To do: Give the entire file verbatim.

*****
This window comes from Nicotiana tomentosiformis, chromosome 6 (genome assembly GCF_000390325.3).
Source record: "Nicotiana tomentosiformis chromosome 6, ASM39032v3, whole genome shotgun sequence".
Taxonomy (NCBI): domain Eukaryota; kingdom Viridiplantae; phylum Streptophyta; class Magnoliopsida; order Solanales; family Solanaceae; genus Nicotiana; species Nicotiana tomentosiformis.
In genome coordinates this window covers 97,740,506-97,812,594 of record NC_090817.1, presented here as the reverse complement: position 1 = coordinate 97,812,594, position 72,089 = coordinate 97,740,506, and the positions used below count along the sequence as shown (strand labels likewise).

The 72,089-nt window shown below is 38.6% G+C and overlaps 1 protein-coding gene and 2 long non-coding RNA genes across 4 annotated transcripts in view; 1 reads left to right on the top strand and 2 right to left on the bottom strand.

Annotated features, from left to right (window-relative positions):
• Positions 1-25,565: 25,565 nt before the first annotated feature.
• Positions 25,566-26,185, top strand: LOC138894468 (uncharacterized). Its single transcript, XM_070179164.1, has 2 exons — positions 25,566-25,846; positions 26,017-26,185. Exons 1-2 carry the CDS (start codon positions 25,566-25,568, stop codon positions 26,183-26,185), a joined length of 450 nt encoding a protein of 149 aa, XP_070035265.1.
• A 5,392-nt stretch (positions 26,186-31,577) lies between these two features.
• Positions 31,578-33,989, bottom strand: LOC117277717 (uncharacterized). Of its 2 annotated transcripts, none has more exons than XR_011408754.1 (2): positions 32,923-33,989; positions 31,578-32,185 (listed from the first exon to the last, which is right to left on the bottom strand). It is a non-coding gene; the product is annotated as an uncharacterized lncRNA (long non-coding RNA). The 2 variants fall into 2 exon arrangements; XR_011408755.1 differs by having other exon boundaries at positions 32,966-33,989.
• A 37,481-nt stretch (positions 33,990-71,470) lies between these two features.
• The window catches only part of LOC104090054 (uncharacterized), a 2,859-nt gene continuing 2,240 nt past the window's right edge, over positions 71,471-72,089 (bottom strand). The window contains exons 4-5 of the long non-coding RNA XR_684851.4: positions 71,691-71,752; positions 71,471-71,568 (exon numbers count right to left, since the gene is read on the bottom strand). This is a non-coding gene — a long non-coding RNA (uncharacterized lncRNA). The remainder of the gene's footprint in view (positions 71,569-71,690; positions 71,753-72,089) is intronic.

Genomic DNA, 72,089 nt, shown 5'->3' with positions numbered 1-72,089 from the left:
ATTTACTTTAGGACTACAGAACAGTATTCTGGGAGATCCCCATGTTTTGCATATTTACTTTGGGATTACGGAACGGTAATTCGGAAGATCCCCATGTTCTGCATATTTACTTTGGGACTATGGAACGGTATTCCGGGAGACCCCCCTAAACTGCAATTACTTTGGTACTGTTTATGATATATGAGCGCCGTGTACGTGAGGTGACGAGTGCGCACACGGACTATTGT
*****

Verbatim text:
This window comes from Nicotiana tomentosiformis, chromosome 6 (genome assembly GCF_000390325.3).
Source record: "Nicotiana tomentosiformis chromosome 6, ASM39032v3, whole genome shotgun sequence".
Taxonomy (NCBI): domain Eukaryota; kingdom Viridiplantae; phylum Streptophyta; class Magnoliopsida; order Solanales; family Solanaceae; genus Nicotiana; species Nicotiana tomentosiformis.
In genome coordinates this window covers 97,740,506-97,812,594 of record NC_090817.1, presented here as the reverse complement: position 1 = coordinate 97,812,594, position 72,089 = coordinate 97,740,506, and the positions used below count along the sequence as shown (strand labels likewise).

The 72,089-nt window shown below is 38.6% G+C and overlaps 1 protein-coding gene and 2 long non-coding RNA genes across 4 annotated transcripts in view; 1 reads left to right on the top strand and 2 right to left on the bottom strand.

Annotated features, from left to right (window-relative positions):
• Positions 1-25,565: 25,565 nt before the first annotated feature.
• Positions 25,566-26,185, top strand: LOC138894468 (uncharacterized). Its single transcript, XM_070179164.1, has 2 exons — positions 25,566-25,846; positions 26,017-26,185. Exons 1-2 carry the CDS (start codon positions 25,566-25,568, stop codon positions 26,183-26,185), a joined length of 450 nt encoding a protein of 149 aa, XP_070035265.1.
• A 5,392-nt stretch (positions 26,186-31,577) lies between these two features.
• Positions 31,578-33,989, bottom strand: LOC117277717 (uncharacterized). Of its 2 annotated transcripts, none has more exons than XR_011408754.1 (2): positions 32,923-33,989; positions 31,578-32,185 (listed from the first exon to the last, which is right to left on the bottom strand). It is a non-coding gene; the product is annotated as an uncharacterized lncRNA (long non-coding RNA). The 2 variants fall into 2 exon arrangements; XR_011408755.1 differs by having other exon boundaries at positions 32,966-33,989.
• A 37,481-nt stretch (positions 33,990-71,470) lies between these two features.
• The window catches only part of LOC104090054 (uncharacterized), a 2,859-nt gene continuing 2,240 nt past the window's right edge, over positions 71,471-72,089 (bottom strand). The window contains exons 4-5 of the long non-coding RNA XR_684851.4: positions 71,691-71,752; positions 71,471-71,568 (exon numbers count right to left, since the gene is read on the bottom strand). This is a non-coding gene — a long non-coding RNA (uncharacterized lncRNA). The remainder of the gene's footprint in view (positions 71,569-71,690; positions 71,753-72,089) is intronic.

Genomic DNA, 72,089 nt, shown 5'->3' with positions numbered 1-72,089 from the left:
ATTTACTTTAGGACTACAGAACAGTATTCTGGGAGATCCCCATGTTTTGCATATTTACTTTGGGATTACGGAACGGTAATTCGGAAGATCCCCATGTTCTGCATATTTACTTTGGGACTATGGAACGGTATTCCGGGAGACCCCCCTAAACTGCAATTACTTTGGTACTGTTTATGATATATGAGCGCCGTGTACGTGAGGTGACGAGTGCGCACACGGACTATTGT